As the Presidential election draws ever closer, the race for the Republican nomination is growing tighter, with only Donald Trump and Nikki Haley vying for the GOP candidacy. The GOP race has seen exciting and unique primary results in big delegate states.
Trump has won the Iowa and New Hampshire delegates and will likely win South Carolina, having garnered a 26-point lead over Nikki Haley. Haley is the former governor of South Carolina and former U.N. ambassador under Trump's administration during his first four years as President.
Haley's run for the White House hasn't been without its share of peculiar outcomes. Her losses in Iowa and New Hampshire put her in a tricky spot for Super Tuesday, which occurs on March 5th.
While she doesn't seem deterred by the disparity between Trump's string of primary wins and her failure to pick up delegates, she knows that her campaign rests on the success of Super Tuesday, especially if South Carolina doesn't land in her favor on February 24th.
Nevada's Media Circus
This last week saw a primary vote in Nevada where sitting President Joe Biden won the Democratic delegates with ease. Haley admits she didn't focus on Nevada but wasn't overly concerned about the outcome. As such, Haley was the only active Republican candidate on the ballot, as her opponents had all dropped out of the presidential race before last Thursday's election.
Haley stated, “We have not spent a dime nor an ounce of energy on Nevada. Nevada is not and has never been our focus.”
Politics can be confusing under the best circumstances. Even informed voters might need help understanding how primaries and caucuses work, as people may think they mean the same thing when they do not. In a state with a primary and a caucus, the primary is mainly symbolic, offering no delegates to the winner.
However, a caucus is the determining vote that denotes which candidate will receive the more significant portion of the delegates available. In Nevada, that number stands at 26.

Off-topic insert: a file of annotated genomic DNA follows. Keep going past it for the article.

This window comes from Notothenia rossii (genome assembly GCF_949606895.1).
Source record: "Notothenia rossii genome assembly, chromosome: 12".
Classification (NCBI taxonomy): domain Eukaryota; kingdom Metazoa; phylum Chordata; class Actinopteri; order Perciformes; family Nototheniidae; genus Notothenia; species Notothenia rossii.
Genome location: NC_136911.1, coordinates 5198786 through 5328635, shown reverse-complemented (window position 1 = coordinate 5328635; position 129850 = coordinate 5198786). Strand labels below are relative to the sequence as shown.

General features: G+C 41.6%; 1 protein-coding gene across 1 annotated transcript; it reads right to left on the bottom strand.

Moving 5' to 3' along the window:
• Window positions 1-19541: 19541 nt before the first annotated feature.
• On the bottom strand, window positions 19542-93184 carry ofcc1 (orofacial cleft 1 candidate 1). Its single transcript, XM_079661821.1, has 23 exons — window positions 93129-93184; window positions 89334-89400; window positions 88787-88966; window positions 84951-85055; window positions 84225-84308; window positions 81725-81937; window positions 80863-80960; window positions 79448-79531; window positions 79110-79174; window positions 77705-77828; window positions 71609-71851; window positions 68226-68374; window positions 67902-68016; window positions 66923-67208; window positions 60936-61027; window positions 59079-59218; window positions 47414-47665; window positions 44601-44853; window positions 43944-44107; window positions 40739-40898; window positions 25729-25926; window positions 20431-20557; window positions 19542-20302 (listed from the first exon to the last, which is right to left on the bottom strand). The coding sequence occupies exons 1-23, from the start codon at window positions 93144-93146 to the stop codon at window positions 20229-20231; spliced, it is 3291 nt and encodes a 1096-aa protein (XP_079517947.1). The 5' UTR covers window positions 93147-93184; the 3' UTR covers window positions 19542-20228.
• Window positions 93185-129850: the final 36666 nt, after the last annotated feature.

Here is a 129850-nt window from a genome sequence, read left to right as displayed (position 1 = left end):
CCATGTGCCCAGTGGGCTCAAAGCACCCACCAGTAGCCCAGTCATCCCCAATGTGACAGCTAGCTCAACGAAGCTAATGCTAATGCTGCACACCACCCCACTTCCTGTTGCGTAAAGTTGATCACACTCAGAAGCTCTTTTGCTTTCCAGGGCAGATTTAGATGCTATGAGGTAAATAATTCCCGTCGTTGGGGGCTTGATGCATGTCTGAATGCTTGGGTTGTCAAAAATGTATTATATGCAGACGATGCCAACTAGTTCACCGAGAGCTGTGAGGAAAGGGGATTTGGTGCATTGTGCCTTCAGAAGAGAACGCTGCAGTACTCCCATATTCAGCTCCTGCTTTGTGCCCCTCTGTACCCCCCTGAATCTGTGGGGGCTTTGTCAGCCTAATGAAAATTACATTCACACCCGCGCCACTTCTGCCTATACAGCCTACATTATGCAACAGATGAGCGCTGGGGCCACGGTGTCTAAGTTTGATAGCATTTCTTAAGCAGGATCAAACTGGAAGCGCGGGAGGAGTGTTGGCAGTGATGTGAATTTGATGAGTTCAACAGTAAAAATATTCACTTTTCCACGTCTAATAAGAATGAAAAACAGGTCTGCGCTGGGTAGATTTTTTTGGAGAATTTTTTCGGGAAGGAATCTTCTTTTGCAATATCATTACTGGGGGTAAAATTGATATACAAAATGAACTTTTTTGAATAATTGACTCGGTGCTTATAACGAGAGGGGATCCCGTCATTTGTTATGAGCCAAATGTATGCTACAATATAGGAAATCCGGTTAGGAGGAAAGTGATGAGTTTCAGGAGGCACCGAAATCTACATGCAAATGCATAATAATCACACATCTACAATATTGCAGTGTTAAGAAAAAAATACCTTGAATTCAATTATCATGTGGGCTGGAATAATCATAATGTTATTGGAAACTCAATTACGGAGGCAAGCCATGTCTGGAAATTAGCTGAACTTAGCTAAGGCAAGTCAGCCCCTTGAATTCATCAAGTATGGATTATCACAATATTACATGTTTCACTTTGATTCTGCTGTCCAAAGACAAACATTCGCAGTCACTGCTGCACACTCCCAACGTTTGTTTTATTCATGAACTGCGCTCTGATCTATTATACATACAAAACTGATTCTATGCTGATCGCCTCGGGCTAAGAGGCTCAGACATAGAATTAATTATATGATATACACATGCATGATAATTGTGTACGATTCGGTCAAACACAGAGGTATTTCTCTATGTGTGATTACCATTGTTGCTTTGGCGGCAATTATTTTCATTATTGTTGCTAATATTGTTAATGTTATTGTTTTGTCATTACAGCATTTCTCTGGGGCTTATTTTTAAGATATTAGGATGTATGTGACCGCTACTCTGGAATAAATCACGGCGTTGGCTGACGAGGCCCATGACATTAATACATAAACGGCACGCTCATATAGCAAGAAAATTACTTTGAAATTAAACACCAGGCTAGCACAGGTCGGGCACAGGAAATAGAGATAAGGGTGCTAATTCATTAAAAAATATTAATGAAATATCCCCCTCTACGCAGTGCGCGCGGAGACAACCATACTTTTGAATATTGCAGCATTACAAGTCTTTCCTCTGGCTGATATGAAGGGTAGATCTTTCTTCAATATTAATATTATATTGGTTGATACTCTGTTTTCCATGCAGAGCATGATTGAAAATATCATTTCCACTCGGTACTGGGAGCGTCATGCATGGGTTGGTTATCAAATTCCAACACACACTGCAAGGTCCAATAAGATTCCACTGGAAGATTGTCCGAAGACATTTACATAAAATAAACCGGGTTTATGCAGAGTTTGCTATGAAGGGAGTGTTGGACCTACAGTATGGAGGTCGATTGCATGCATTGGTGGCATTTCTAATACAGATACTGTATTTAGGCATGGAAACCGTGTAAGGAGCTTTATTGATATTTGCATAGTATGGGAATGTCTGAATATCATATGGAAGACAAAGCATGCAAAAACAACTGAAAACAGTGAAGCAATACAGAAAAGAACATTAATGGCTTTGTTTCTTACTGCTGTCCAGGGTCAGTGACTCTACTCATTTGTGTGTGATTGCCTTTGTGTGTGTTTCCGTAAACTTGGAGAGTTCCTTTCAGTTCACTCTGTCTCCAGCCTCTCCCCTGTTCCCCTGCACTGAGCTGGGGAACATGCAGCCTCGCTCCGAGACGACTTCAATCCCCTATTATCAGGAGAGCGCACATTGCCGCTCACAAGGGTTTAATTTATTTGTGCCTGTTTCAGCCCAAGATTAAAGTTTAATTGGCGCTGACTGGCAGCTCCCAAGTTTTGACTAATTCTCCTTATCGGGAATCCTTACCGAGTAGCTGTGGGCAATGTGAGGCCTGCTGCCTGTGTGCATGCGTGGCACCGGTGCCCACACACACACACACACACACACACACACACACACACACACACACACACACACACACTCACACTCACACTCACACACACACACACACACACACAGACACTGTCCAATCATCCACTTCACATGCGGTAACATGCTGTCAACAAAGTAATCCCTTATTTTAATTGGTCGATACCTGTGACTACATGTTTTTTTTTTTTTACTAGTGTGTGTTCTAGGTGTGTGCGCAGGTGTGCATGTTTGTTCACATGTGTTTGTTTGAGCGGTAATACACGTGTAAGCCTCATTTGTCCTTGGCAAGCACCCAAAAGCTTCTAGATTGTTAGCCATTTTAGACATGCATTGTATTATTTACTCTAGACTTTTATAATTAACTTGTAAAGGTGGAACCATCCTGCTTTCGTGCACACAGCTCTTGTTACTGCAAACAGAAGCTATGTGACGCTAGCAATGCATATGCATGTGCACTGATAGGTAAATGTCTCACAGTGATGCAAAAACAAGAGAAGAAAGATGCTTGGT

Trump Cleans House
On Tuesday, Nevada held their state primary, showing their dedication to the candidate of their choice. Unfortunately for Nikki Haley, she was not the candidate most Nevadans wanted. Her 30-point loss to “none of these candidates” indicates that the state doesn't see her as a viable choice for President.
Eric Levine, a New York-based lawyer who donated to Haley's campaign, said he was sticking with her. “My rationale remains the same. She's the best-qualified candidate.” Levine added Haley needs to “keep accumulating delegates and either persuade primary voters to support her or be there when Trump stumbles.”
If Trump stumbling is picking up Nevada's caucus delegates and those of the U.S. Virgin Islands two days after Nevada's primary snub to Haley, she's taking the man's advice to heart. However, it's likely different from what he meant.
Haley and Trump are both clamoring for the magic delegate number of 1,215. That's the number they'll need to secure the Republican nomination for the GOP and a clear run against President Biden. Currently, Trump has secured 63 to Haley's 17.
Nine and three delegates went to Florida Governor Ron DeSantis and businessman Vivek Ramaswamy. Both men have since dropped out of the Presidential race.
Haley and Trump will now turn their attention to South Carolina and Michigan, where they'll campaign to win 105 delegates in the critical battleground states. Haley has planned a bus tour in her home state before the February 24th primary. And while Trump leads her significantly in the southern state, he's trailing in Michigan.
A new poll out of Michigan suggests that in a theoretical head-to-head election with President Biden, Haley would secure the vote by a ten-point margin, her 44% to his 34%. Haley received a massive boost when Charles Koch founded Americans for Prosperity and offered its “full support” to her presidential campaign.
Like religion, politics is a hot-button issue for many people worldwide. Other countries' politics can cause arguments, opposing perspectives, and long-standing disagreements. Perhaps none more so than the upcoming election for President of the United States in November 2024.
The best way to deal with the political landscape is to be informed and vote for the candidate you feel will do the most to further American enterprise.